Aug. 3 (UPI) -- The source of opposition, pipeline company Enbridge said in its second quarter report that pipelines in Michigan and North Dakota were operating as expected.
Second quarter net income was $92.6 million, up 10 percent from the same period last year. For the six months ending June 30, the company reported net income of $158.1 million, down about 3.5 percent from the same period in 2016.
One of the larger pipeline operators in North America, the company attributed some of the weakness to increased operating costs, completion of tests on its Line 5 system through the Great Lakes and weakness in its natural gas business, which was sold off in June.
Enbridge is facing push back from residents in the northern part of Michigan's lower peninsula worried about the integrity of Line 5, but the company said it felt it was in as good a condition as when it was installed. Two of the state's Great Lakes intersect at the Mackinac Straits, creating a turbulent maritime environment
"The lines were tested to 1200 pounds per square inch, which is the same test pressure used when the pipes were installed and well above the normal operating pressure of 150 psi," the company stated. "This test, coupled with our on-going maintenance and inspection programs, validates the system can operate safely and reliably well into the future."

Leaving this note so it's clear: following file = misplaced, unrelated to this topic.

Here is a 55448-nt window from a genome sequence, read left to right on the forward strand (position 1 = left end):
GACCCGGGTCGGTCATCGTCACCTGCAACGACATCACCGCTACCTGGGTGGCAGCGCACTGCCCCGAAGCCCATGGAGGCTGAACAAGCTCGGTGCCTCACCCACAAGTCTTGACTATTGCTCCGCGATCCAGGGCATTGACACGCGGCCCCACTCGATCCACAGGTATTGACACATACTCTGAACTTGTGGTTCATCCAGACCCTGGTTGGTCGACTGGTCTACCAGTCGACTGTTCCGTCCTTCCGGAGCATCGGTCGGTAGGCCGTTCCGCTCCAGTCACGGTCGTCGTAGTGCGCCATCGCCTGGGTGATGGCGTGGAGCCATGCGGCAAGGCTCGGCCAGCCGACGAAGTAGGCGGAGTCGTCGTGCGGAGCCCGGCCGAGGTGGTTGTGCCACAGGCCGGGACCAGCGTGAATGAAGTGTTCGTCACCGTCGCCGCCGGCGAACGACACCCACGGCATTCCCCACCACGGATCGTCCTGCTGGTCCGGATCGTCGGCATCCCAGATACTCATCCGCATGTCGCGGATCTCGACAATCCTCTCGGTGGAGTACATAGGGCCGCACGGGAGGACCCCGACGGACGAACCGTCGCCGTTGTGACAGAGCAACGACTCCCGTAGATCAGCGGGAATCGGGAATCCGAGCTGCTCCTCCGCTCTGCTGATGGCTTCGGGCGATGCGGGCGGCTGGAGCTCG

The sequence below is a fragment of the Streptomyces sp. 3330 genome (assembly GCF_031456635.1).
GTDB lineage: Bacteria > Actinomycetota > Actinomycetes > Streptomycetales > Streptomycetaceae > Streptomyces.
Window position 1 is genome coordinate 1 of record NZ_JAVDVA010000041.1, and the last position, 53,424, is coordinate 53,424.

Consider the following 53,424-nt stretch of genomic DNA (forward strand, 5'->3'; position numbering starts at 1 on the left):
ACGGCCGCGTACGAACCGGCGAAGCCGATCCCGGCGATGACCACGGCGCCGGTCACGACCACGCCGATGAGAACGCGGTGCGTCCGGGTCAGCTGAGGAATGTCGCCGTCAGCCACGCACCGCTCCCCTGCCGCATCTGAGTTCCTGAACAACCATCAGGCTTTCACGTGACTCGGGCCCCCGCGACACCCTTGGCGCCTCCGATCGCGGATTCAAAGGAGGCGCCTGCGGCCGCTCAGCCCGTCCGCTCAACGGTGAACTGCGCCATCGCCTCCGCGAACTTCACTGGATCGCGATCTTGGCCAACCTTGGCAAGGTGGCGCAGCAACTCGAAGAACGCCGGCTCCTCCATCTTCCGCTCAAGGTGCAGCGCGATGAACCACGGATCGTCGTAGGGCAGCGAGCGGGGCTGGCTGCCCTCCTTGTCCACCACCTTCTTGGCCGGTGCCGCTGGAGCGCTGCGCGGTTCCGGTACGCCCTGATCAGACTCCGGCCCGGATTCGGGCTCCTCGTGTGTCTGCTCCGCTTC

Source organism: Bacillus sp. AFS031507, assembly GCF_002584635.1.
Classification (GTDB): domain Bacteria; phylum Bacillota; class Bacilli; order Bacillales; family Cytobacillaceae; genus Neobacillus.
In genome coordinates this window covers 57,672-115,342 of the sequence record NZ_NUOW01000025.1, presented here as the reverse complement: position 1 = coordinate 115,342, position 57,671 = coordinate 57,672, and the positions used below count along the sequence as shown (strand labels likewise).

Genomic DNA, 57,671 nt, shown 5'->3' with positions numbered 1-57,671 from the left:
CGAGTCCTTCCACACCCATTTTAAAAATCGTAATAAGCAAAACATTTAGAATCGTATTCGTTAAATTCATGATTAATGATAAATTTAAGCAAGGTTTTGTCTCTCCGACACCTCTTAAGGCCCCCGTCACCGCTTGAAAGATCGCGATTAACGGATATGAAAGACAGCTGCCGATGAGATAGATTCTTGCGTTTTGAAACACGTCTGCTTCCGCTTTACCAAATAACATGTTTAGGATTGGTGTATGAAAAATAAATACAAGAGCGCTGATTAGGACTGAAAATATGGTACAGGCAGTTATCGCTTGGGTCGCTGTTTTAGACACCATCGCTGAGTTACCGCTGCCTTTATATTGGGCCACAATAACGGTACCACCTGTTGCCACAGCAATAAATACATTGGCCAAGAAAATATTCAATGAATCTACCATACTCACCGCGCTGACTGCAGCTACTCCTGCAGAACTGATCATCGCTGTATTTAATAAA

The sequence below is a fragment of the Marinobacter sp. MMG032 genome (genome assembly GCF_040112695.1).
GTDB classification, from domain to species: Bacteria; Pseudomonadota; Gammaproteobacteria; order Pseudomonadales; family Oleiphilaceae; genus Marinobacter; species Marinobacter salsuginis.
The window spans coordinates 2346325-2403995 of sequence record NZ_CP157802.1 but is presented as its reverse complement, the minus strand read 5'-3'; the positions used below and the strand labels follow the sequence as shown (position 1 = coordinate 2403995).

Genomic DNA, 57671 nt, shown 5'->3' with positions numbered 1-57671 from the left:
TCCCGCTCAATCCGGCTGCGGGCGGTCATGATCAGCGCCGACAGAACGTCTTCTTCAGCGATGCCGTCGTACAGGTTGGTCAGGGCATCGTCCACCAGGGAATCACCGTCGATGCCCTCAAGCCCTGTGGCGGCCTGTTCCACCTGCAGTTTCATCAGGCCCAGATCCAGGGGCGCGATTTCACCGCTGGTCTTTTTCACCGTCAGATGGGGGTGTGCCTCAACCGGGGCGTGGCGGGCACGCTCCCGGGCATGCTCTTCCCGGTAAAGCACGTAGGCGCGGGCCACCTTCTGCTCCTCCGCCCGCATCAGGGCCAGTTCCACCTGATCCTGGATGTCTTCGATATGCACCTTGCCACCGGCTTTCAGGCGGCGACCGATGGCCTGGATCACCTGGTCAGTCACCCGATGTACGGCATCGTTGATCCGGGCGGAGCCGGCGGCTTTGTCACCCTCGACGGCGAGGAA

Michigan Senators have tried to steer legislation toward approval that would shut the pipeline down. If the pipeline burst, lawmakers said more than 700 miles of the shoreline of the Great Lakes could be impacted.
Enbridge is the operator of a broader regional oil pipeline system called Lakehead. A rupture in 2010 form Line 6b of the system in southern Michigan triggered one of the largest inland oil spills in the history of the U.S. oil industry.
Elsewhere, the company is a minority partner for the pipeline system in North Dakota carrying shale from the Bakken reservoir. Enbridge President Mark Maki said the situation in North Dakota was "playing out as we anticipated."
Known as the Dakota Access pipeline, the infrastructure was the source of widespread opposition over water and land issues tied to regional tribal groups. The pipeline went into service earlier this year after U.S. President Donald Trump issued orders to facilitate the approval of U.S. oil and gas transit infrastructure.
Enbridge is working on construction of a new segment for Lakehead, Line 3, which stretches from Canada to Wisconsin. Last year, it pulled out of a similar pipeline in Minnesota, Sandpiper, which would've carried Bakken oil through Minnesota to Wisconsin.